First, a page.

Sunday, 28 July 2013

Northern wader habitat

A road meanders north through the extensive birch woodlands and mires
There are few human settlements or other intrusions to the landscape of the region in northern Norway where we go to study waders and the potential breeding grounds for these birds is vast. The forests and mires form a massive extensive mosaic of birch woodland and sedge-filled mires, with many open stretches of water in the form of tiny to wide lakes and formidable fast-flowing rivers.

A typical mire with open water in the centre surrounded by a floating carpet of mosses and sedges, and the whole encircled by willow/birch scrub and birch forest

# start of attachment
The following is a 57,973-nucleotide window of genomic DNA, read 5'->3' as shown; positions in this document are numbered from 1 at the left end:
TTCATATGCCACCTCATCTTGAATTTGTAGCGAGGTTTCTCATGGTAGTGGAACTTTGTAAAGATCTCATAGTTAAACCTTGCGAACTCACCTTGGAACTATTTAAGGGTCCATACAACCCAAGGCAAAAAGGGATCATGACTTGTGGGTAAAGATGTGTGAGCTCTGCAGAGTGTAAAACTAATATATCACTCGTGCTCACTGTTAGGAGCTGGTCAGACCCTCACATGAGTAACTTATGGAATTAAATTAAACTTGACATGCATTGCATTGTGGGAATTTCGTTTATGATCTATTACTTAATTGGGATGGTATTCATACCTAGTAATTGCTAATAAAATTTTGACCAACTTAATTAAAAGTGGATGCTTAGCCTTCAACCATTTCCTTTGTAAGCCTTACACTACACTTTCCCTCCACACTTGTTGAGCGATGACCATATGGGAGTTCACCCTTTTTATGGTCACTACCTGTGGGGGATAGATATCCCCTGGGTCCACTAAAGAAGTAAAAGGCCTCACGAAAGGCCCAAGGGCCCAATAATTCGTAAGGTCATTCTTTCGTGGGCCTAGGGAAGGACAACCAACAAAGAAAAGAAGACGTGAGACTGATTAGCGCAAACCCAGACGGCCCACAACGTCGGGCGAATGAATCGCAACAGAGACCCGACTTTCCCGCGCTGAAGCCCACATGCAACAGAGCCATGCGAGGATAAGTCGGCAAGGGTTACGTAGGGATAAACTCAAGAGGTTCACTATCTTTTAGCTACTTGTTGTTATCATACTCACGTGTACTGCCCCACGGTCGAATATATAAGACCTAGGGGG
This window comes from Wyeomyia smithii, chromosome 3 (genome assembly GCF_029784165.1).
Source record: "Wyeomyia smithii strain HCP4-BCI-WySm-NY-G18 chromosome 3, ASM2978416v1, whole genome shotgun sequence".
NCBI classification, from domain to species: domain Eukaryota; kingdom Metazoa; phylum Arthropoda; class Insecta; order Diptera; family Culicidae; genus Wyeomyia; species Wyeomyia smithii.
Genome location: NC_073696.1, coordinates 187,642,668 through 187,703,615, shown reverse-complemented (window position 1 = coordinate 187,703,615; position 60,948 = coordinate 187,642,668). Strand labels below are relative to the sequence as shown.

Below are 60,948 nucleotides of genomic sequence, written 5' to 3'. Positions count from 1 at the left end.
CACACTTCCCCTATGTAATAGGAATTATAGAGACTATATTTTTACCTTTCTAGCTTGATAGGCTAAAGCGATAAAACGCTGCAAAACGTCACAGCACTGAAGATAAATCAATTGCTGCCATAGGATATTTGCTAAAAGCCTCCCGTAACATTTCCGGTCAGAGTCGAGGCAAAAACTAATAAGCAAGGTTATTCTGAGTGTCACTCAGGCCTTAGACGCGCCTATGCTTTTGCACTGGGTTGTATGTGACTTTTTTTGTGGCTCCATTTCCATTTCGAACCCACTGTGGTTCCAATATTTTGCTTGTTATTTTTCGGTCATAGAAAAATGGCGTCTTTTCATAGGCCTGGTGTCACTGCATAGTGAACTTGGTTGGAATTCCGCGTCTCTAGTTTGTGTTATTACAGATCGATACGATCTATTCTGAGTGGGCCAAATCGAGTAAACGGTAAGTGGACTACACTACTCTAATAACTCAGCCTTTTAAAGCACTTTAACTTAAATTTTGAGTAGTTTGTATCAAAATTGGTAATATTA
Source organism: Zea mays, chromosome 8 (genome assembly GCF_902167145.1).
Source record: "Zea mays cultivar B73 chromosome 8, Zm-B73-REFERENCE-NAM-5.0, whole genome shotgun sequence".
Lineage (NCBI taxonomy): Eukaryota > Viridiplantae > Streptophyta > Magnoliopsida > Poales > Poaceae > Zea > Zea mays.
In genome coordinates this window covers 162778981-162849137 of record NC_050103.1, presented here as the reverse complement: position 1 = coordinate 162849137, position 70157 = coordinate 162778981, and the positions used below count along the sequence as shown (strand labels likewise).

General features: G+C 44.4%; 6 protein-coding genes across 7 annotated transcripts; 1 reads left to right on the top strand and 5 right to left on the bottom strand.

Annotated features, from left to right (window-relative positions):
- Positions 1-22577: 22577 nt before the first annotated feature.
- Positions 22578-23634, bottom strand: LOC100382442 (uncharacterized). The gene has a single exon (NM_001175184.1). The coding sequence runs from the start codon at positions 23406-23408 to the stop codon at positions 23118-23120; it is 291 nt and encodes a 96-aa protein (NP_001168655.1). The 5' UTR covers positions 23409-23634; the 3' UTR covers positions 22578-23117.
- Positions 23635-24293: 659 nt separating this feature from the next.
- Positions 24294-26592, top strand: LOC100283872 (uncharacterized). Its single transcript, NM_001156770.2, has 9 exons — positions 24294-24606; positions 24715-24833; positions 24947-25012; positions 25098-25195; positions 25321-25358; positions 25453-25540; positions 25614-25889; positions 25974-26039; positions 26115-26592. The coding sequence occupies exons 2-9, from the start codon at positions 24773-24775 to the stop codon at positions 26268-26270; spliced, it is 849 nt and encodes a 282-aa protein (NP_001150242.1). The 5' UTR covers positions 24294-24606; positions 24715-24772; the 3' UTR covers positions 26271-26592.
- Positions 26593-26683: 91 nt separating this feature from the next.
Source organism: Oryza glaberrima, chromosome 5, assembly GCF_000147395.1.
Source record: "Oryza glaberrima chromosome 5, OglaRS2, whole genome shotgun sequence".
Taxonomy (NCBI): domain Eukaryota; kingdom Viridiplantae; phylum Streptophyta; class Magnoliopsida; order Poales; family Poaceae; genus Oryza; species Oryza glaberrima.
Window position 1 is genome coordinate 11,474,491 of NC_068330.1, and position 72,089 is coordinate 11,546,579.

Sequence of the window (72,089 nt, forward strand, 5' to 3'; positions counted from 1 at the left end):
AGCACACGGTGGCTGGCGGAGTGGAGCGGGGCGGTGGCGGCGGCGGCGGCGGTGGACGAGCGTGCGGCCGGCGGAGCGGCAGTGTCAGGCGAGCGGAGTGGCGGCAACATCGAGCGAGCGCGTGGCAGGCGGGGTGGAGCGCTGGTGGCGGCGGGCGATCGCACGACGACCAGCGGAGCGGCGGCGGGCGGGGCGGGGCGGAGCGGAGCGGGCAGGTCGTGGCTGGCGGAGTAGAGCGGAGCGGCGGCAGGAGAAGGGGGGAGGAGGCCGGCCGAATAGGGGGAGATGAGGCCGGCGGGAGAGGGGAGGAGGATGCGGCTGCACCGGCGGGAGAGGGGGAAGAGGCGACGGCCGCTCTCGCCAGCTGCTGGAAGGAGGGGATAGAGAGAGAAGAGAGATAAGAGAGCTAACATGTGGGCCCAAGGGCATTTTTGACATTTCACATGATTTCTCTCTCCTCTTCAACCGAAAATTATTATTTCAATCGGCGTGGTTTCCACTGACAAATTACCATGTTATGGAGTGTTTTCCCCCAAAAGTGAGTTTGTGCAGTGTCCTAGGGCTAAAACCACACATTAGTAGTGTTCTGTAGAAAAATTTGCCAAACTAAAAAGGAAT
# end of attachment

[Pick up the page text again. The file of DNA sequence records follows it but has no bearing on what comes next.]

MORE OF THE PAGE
Waders such as Wood Tringa glareola and Broad-billed Sandpipers Limicola falcinellus, Jack Snipe Lymnocryptes minimus, Red-necked Phalarope Phalaropus lobatus and Reeve Philomachus pugnax nest in the mires, while species such as Whimbrel Numenius phaeopus, Spotted Redshank Tringa erythropus and Greenshank Tringa nebularia nest in the scrub and woodland.

Numerous other northern breeding birds live in the these habitats, mostly summer migrants which go there to breed, then return south to over-winter. One resident species is the Willow Ptarmigan Lagopus lagopus which nests in the forest understorey. These birds can live there throughout the winter because they feed on the leaf and flower buds of the birch and willow which protrude above the blanket of snow that covers all the ground all winter.

A hen Willow Ptarmigan sits on her nest in juniper scrub

The ptarmigan's eggs are cryptically coloured to conceal them while she leaves the nest, perhaps once a day, to feed.

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